A large collection of people have filed suit over the device. The inventor, Howard Stapleton, has asked European governments to legislate guidelines governing its use. The German Federal Institute for Occupational Safety and Health has released a report that identifies a collection of possible safety hazards with The Mosquito. Lengthy exposure can be a problem for small children and infants. It can cause the onset of dizziness, headache, nausea and mental impairment.
The Mosquito has received support and endorsements from municipalities, school districts, property management companies, convenience stores and other organizations. A UK group called “Buzz off” is campaigning for The Mosquito to be banned. Shami Chakrabarti, director of Liberty, has claimed that the sound is “untested and unregulated” and that it can be a “sonic weapon directed against children and young people.” In an interesting twist, there is a Teen Buzz ringtone that has been marketed. It is used by some kids to prevent teachers from hearing their ring.
USA-193 was an American military spy satellite, launched on December 14, 2006. The craft’s precise function and purpose was classified. The satellite malfunctioned shortly after deployment, and was intentionally destroyed 14 months later, on February 21, 2008. It was shot down by a modified $9.5 million SM-3 missile, fired from the warship USS Lake Erie, stationed west of Hawaii. After the failure, the Federal Emergency Management Agency (FEMA) indicated that the satellite contained the hazardous materials hydrazine and beryllium. On January 29, 2008, an Associated Press story quoted a U.S. Air Force general as saying that a contingency plan was being made to destroy the satellite because intact pieces “might re-enter into the North American area.”
Planning for the destruction of USA-193 began on January 4, 2008, with President Bush approving the plan at an expected cost of $40 million to $60 million. The task force had the goal of “rupturing the fuel tank to dissipate the approximately 1,000 pounds (453 kg) of hydrazine, a hazardous fuel which could pose a danger to people on Earth.” The SM-3 missile was fired from the missile cruiser USS Lake Erie, and intercepted USA-193 about 133 nautical miles (247 kilometers) above the Pacific Ocean. At the time of impact, the satellite was traveling with a velocity of about 17,500 mph (around 28,000 km/h).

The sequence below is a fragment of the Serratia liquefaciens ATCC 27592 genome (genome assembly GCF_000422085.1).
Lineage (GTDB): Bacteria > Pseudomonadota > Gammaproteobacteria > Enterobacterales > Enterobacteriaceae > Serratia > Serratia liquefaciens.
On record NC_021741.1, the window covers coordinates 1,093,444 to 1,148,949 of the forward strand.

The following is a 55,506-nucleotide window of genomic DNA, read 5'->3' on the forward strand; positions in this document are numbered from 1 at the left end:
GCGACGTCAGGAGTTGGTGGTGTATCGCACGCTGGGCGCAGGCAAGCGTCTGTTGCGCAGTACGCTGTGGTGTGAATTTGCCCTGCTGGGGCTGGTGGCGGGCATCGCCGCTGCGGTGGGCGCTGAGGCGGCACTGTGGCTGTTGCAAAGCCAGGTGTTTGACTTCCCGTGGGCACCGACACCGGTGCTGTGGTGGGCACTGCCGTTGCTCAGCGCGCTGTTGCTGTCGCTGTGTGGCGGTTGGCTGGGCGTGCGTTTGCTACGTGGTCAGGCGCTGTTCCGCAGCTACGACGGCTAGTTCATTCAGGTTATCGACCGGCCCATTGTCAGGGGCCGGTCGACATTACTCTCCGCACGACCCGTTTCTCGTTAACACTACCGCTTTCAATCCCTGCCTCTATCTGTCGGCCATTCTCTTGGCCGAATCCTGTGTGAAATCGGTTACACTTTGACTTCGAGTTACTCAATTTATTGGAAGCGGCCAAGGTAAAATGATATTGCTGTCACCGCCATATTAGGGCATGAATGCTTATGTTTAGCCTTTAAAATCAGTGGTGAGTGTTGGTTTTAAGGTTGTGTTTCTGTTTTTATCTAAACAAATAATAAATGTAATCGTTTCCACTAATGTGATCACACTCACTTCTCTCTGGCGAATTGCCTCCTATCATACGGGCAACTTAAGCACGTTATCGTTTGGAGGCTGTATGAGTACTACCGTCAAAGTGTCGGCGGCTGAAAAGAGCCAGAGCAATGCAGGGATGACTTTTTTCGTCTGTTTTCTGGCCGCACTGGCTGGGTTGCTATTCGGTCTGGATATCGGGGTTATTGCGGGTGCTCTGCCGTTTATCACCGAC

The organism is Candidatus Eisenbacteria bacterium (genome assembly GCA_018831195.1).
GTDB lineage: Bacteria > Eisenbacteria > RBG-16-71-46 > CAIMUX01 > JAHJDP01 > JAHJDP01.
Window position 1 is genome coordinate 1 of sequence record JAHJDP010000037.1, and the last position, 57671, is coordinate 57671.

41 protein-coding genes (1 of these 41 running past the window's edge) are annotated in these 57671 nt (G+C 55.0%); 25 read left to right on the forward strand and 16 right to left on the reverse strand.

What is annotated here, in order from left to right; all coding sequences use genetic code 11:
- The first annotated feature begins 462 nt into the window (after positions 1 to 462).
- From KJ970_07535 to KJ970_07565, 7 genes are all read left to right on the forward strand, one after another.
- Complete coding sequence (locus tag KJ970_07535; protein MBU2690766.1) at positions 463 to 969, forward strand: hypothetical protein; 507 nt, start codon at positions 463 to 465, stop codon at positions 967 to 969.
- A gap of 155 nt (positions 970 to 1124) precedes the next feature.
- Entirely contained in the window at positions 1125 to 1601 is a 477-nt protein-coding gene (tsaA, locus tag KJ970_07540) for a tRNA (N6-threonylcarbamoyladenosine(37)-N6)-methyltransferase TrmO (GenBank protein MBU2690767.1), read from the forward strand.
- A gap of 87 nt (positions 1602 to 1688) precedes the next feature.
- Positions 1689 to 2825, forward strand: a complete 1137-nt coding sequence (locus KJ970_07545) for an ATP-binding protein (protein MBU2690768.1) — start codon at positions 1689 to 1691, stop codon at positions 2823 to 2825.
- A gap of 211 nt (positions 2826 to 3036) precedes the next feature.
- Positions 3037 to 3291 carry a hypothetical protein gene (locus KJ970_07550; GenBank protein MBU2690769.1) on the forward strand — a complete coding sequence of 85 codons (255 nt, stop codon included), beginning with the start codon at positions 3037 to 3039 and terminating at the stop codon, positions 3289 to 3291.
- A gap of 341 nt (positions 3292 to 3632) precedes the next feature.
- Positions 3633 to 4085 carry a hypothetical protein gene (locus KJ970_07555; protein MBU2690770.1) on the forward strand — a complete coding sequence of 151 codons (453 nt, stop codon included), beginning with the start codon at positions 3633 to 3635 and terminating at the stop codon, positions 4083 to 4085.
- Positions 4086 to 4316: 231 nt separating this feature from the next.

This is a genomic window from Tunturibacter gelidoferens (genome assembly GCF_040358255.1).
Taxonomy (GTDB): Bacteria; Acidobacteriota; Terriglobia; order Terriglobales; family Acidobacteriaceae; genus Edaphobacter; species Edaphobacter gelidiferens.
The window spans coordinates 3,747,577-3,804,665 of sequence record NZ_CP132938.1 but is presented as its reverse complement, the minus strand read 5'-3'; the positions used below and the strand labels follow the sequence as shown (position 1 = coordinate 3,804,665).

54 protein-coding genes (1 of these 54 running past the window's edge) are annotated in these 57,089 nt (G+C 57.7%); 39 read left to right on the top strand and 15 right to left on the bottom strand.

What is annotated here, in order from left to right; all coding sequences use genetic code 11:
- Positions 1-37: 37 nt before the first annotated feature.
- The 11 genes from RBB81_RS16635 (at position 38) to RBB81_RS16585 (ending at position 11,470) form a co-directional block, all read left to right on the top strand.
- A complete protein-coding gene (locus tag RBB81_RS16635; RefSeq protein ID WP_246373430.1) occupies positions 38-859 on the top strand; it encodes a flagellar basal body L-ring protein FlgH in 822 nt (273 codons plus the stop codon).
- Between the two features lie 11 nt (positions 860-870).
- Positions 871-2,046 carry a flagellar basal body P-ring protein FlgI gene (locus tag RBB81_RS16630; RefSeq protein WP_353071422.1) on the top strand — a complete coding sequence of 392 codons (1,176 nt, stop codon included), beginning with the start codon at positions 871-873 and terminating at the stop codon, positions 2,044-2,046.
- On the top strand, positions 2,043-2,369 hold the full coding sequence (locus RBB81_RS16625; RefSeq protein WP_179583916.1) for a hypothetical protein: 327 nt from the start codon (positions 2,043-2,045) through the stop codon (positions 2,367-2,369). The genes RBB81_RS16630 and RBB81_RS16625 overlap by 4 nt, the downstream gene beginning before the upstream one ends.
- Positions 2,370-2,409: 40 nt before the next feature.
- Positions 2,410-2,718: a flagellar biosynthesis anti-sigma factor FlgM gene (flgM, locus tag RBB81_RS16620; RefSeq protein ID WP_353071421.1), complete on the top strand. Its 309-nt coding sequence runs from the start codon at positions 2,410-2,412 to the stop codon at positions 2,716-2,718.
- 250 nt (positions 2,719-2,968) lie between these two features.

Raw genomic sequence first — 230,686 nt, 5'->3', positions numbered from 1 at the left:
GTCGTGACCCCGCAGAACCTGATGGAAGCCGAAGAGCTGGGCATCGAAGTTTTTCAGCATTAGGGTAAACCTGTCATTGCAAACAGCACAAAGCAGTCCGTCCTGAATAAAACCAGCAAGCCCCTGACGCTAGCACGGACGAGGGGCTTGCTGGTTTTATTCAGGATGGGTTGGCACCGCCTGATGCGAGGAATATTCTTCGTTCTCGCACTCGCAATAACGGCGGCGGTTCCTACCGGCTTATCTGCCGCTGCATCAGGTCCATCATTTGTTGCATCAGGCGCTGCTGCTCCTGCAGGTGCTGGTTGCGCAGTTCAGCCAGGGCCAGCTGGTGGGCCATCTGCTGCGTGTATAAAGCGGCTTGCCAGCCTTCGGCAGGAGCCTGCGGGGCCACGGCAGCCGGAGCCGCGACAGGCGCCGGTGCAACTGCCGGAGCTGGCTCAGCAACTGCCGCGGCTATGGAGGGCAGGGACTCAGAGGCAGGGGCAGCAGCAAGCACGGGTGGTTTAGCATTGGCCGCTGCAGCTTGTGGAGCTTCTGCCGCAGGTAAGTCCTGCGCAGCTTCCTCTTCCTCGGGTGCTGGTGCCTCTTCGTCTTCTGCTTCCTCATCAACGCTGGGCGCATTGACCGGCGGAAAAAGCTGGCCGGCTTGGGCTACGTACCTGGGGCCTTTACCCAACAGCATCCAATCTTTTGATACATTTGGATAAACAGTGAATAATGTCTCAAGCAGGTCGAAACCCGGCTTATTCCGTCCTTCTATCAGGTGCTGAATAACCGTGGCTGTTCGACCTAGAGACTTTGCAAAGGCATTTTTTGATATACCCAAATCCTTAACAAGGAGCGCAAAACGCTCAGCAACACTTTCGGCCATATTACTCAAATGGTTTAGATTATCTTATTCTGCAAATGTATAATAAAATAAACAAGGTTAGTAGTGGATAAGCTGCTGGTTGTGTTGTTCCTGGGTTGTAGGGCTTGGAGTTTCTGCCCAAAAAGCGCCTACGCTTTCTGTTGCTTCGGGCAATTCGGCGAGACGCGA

U.S. officials denied the accusation that the event was intended to prevent sensitive technology from falling into foreign hands. They also denied that it was a response to the 2007 Chinese anti-satellite missile test. The Russian government claims that the event was a test of the U.S. missile defense program. Russia accused the U.S. of using the hydrazine worries to cover up the test of an ASAT (Anti-satellite weapon).
Strait of Juan de Fuca Laser Incident
The Strait of Juan de Fuca is a large body of water about 95 miles (153 km) long. It forms the outlet for the Salish Sea to the Pacific Ocean and provides part of the international boundary between the United States and Canada. On April 4, 1997, a Russian merchant ship named the Kapitan Man was discovered to be anchored in the Strait of Juan de Fuca, approximately 5 miles (8.0 km) due north of Port Angeles, Washington. Responding to a request, the Canadian Forces dispatched a CH-124 helicopter to fly by the ship and take photographs of the vessel and its abnormal aerial antenna structure. The structure was indicative of a ship that may conduct ELINT or SIGINT intelligent gathering activities.
On board the helicopter was U.S. Navy Lt. Jack Daly and Canadian Forces pilot Capt. Patrick Barnes. Lt. Daly was the Navy’s foreign-intelligence officer in charge of a surveillance operation against Russian, Chinese and other spy ships operating in the Strait of Juan de Fuca and Puget Sound. This section of the United States is known for a large collection of major nuclear ballistic missile submarine and aircraft carrier bases. While taking photographs of the ship, Lt. Daly suddenly experienced an intense pain in his right eye and temporary blindness. After examination, it was concluded that Daly suffered direct laser burns to his eye, as well as other vision problems and severe headaches. Captain Barnes was also injured in a similar manner and was permanently grounded as a result of the incident.
Shortly after the attack, Coast Guard teams were given two hours to search the Russian vessel but did not locate a laser. Teams were not given full access to the ship and the Clinton administration had warned the Russian government in advance that it would be searched. The ZM-87 Portable Laser Disturber is suspected of being the weapon that was used against the U.S. and Canadian military. After the incident, Lt. Daly became adamant that the State Department had orchestrated a media cover-up of the espionage activity to avoid hindering international negotiations. Daly went so far as to say “According to the U.S. Constitution, Article III, Section 3, this cover-up was treason.”
Invasive species in New Zealand
An introduced species is a species living outside its native distributional range, which has arrived by human activity, either deliberate or accidental. Introduced species and their effect on the natural environment is a controversial topic. Perhaps the best area to study invasive species is on islands. Many bird species have evolved flightless on islands and are often threatened by invasive species. Introduced species regularly cause havoc on islands. A large collection of invasive species have spread across New Zealand.